Many different assistive devices exist to help with mobility issues. Factors to consider when choosing mobility aids for seniors include the ability to stand and walk, balance, how much weight needs support, hand and upper body strength, and whether one or both sides of the body need support.
Devices for Seniors Who Cannot Stand Up
Wheelchairs and scooters help those who cannot stand or walk on their own. Electric wheelchairs and scooters offer more control to the user, but the user must be able to understand the controls and operate the device correctly.
Manual wheelchairs take a lot of upper body strength for the user to propel. Most seniors who need this type of chair will also need a family member or caregiver to help them move around, as well as navigate ramps and curb cuts. All wheelchair users will need help getting in and out of vehicles—even those with low profiles and ramps. Additionally, wheelchair users will need help securing themselves and their chairs within a vehicle.
Devices for Ambulatory Seniors
For those who can stand and walk, rollators, walkers, and canes may be a good choice. There are many different styles of canes. They vary in the tip (single or quad), handle style, grip, and the amount of weight they can support. Canes generally should support about 25% of body weight; however, bariatric canes are for extremely heavy users. Canes are useful for ambulatory seniors who have balance issues or weaknesses on one side of the body.
Unlike canes with a single shaft, walkers use a four-legged frame for stability and balance. They come with or without wheels, and rollators have wheels and a built-in seat. Many rollators also have a basket for carrying items. Rollator and wheeled walker users must have enough grip strength to use hand brakes and learn how to lock the wheels to sit down.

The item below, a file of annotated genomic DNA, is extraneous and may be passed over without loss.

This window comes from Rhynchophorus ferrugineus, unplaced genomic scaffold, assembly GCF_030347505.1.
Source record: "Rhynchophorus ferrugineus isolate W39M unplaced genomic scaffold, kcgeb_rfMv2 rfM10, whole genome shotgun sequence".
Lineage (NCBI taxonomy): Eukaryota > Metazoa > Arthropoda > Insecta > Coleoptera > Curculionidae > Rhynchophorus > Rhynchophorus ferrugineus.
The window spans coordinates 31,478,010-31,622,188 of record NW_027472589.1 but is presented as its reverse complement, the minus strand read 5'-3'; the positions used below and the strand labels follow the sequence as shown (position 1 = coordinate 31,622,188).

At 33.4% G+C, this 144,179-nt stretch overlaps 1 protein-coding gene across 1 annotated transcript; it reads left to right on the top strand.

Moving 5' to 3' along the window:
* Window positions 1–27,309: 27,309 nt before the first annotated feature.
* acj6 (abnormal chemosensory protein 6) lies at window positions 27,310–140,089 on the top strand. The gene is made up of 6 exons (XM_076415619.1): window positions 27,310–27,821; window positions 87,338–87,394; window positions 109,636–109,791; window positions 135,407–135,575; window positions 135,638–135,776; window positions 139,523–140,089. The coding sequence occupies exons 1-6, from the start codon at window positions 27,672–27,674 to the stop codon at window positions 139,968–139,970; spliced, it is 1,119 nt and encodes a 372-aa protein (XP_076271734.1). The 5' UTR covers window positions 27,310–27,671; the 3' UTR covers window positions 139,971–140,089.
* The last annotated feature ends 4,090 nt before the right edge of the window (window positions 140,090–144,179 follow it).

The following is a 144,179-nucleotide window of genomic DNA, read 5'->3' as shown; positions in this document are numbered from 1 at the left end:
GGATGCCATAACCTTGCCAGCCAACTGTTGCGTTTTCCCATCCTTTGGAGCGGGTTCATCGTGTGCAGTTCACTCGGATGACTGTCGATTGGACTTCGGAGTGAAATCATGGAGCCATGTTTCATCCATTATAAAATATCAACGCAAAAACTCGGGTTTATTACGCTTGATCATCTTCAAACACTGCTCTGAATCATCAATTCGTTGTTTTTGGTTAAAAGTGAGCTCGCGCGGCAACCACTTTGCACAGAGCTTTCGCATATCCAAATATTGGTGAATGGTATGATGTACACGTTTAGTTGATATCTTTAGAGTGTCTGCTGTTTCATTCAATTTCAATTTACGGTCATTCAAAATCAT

Walkers are made to support about 50% of body weight. They require upper body and grip strength. Those without wheels must be picked up and put down with each step, and this can be exhausting for someone with respiratory illness or heart problems. Wheeled walkers require less endurance. Walkers with two wheels in front and posts in the back are more stable, but the rear posts can sometimes skip or drag. Walkers help those with weakness on both sides of the body as well as balance issues.
There is no “one size fits all” with mobility aids. Canes and walkers must be the appropriate height for the user, measured from the floor to the wrist. The angle of the user’s elbow when using the device should be about 15-20 degrees. When purchasing a mobility device, review the sizing instructions and measurements to ensure a good fit.
Insurance coverage is also a factor when choosing mobility aids. Find out whether Medicare or other insurance will cover the device as durable medical equipment necessary in the home. Aids used only outside the home might not be covered.